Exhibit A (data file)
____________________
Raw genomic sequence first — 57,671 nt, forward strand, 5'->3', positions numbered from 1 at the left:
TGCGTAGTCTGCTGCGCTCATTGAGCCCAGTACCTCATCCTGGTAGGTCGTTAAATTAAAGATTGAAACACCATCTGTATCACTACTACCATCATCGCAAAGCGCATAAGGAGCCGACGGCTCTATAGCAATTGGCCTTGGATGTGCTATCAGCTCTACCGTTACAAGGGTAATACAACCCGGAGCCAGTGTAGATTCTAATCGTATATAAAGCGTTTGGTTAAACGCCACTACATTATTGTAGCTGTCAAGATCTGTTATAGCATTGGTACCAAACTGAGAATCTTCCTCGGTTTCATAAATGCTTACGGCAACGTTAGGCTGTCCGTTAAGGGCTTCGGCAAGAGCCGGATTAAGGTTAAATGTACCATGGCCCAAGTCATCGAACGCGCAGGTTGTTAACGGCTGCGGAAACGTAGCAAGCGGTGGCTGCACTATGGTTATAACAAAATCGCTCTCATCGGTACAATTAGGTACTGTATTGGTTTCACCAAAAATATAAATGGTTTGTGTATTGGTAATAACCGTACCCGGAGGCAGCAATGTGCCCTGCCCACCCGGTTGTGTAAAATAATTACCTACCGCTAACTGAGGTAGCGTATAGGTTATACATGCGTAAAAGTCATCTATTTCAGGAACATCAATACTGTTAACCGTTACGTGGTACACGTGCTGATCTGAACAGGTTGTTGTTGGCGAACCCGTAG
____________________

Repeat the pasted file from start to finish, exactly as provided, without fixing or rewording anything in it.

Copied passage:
Raw genomic sequence first — 57,671 nt, forward strand, 5'->3', positions numbered from 1 at the left:
TGCGTAGTCTGCTGCGCTCATTGAGCCCAGTACCTCATCCTGGTAGGTCGTTAAATTAAAGATTGAAACACCATCTGTATCACTACTACCATCATCGCAAAGCGCATAAGGAGCCGACGGCTCTATAGCAATTGGCCTTGGATGTGCTATCAGCTCTACCGTTACAAGGGTAATACAACCCGGAGCCAGTGTAGATTCTAATCGTATATAAAGCGTTTGGTTAAACGCCACTACATTATTGTAGCTGTCAAGATCTGTTATAGCATTGGTACCAAACTGAGAATCTTCCTCGGTTTCATAAATGCTTACGGCAACGTTAGGCTGTCCGTTAAGGGCTTCGGCAAGAGCCGGATTAAGGTTAAATGTACCATGGCCCAAGTCATCGAACGCGCAGGTTGTTAACGGCTGCGGAAACGTAGCAAGCGGTGGCTGCACTATGGTTATAACAAAATCGCTCTCATCGGTACAATTAGGTACTGTATTGGTTTCACCAAAAATATAAATGGTTTGTGTATTGGTAATAACCGTACCCGGAGGCAGCAATGTGCCCTGCCCACCCGGTTGTGTAAAATAATTACCTACCGCTAACTGAGGTAGCGTATAGGTTATACATGCGTAAAAGTCATCTATTTCAGGAACATCAATACTGTTAACCGTTACGTGGTACACGTGCTGATCTGAACAGGTTGTTGTTGGCGAACCCGTAG